1. An apparatus comprising: a container adapted to receive a first chemical; a receptacle disposed within said container and adapted to receive a second chemical; means for forcing said second chemical through the walls of said receptacle and rupturing the same; structure interconnecting said container and receptacle and including a part with a reduced portion preventing said rotation; means for rupturing said part at the reduced portion thereof for releasing said receptacle for rotation; and means for imparting rotation to said receptacle.
2. The apparatus of claim 1, wherein said last-named means include gas-expandable means.
3. The apparatus of claim 2, wherein the walls of the receptacle are scored and rupture along predetermined lines for providing agitating means.
4. The apparatus of claim 3, wherein said gas-expandable means include a tubular member collapsed inwardly for providing pockets which receive said second chemical.
5. An apparatus for rapidly mixing and agitating chemicals in a sealed container comprising: an elongated container for receiving a first chemical; a tubular member disposed within said container and having one end thereof closed and journaled for rotation; structure connecting the other end of said tubular member to said container in sealed relation, said structure including a part journaling said other end for rotation and a part with a reduced portion preventing such rotation; gas-expandable means within said tubular member having a collapsed form providing pockets for receiving a second chemical; gas-forming means connected to said gas-expandable means; and means journaling said gas-forming means for rotation and having an explosive charge at said reduced portion for rupturing the same and releasing said tubular member for rotation.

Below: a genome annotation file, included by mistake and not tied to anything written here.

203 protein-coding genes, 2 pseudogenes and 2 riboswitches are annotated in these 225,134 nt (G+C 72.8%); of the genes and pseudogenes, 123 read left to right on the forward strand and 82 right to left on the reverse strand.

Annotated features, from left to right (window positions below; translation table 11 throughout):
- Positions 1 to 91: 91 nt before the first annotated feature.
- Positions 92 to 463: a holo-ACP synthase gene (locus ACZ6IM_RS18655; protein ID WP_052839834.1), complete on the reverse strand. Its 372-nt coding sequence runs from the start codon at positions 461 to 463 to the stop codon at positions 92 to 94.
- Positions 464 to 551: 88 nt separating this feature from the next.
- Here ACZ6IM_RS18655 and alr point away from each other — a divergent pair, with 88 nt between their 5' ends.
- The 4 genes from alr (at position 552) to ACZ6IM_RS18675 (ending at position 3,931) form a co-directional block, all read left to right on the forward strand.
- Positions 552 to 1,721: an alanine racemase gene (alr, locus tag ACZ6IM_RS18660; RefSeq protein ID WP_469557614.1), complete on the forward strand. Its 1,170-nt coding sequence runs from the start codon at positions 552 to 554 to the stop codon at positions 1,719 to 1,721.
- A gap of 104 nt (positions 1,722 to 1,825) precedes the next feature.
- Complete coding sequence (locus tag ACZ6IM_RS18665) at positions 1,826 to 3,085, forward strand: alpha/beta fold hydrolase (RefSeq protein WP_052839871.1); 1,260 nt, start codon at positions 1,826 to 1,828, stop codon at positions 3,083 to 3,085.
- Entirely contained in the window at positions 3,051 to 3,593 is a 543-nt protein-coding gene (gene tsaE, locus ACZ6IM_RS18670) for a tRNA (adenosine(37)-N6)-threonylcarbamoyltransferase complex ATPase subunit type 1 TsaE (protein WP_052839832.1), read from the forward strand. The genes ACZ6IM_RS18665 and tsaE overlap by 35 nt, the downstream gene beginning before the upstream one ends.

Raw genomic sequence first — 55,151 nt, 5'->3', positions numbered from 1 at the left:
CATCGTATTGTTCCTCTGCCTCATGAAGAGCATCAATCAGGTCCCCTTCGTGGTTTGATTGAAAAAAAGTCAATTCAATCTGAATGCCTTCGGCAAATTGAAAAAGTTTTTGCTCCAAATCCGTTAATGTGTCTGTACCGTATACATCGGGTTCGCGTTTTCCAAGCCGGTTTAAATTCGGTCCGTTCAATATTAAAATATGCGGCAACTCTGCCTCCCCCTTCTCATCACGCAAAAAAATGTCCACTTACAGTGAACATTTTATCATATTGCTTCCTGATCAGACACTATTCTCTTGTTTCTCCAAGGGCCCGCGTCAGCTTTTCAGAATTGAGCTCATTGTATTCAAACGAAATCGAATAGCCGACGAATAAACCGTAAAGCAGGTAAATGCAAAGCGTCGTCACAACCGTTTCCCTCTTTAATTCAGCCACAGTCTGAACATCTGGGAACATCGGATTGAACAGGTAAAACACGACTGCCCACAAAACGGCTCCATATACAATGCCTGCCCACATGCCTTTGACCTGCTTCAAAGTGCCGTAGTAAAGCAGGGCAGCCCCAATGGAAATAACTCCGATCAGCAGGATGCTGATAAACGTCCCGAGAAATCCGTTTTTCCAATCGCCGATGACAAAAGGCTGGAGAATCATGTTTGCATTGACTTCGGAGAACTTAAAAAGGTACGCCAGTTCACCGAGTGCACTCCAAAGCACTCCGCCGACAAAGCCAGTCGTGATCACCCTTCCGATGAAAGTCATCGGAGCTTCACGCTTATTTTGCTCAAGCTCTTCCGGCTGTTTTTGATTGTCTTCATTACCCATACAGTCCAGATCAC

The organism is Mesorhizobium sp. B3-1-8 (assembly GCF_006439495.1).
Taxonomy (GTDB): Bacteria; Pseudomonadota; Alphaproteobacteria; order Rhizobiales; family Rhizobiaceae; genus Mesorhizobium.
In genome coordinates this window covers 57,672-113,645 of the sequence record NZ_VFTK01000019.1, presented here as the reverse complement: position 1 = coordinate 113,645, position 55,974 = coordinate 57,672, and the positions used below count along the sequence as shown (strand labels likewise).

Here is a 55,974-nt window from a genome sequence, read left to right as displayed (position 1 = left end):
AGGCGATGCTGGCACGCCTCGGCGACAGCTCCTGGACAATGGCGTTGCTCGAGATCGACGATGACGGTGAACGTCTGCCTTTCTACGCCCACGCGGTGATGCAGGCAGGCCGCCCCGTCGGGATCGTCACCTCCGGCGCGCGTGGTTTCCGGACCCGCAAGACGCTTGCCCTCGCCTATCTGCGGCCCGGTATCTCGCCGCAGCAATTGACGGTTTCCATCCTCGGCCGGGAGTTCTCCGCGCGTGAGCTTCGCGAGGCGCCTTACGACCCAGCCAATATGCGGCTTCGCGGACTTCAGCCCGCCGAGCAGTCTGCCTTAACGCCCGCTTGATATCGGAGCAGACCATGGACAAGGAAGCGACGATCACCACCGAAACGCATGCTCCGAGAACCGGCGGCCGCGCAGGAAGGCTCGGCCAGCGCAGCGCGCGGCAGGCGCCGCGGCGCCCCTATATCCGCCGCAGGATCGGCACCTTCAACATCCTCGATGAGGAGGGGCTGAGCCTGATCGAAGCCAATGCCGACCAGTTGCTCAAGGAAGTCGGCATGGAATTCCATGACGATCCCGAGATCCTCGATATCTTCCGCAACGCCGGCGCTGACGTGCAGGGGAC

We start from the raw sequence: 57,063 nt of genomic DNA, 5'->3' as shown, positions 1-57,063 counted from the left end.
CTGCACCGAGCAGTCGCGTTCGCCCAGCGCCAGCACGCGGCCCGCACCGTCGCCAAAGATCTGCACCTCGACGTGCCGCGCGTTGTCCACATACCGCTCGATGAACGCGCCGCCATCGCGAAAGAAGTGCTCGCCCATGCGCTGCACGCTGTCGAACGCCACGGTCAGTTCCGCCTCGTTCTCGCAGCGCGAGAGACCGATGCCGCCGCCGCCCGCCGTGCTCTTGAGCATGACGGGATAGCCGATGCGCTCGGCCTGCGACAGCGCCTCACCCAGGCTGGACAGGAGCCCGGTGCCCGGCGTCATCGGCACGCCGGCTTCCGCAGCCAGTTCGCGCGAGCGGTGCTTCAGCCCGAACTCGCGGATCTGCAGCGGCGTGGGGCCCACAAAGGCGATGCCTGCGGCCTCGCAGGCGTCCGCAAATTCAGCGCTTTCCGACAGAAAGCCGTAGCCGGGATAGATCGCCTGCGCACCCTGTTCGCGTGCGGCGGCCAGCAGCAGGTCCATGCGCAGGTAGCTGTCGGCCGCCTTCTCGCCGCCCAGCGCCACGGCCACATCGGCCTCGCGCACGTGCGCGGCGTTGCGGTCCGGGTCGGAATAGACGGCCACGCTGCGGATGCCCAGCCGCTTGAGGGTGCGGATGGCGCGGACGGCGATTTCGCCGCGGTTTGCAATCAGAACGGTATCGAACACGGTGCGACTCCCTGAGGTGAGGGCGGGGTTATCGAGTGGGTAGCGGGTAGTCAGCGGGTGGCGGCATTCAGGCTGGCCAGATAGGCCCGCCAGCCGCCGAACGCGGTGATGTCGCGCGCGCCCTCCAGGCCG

6. The apparatus of claim 5, wherein said tubular member includes a grid-like structure having longitudinally extending strips and circumferential bands, the walls of said tubular member being scored along lines between said strips and adjacent said bands, expansion of said gas-expandable means serving to force said second chemical through the walls of said tubular member and through the spaces between the strips and bands of said grid-like structure for rupturing the walls of the tubular member along the scored lines and forming agitating blades.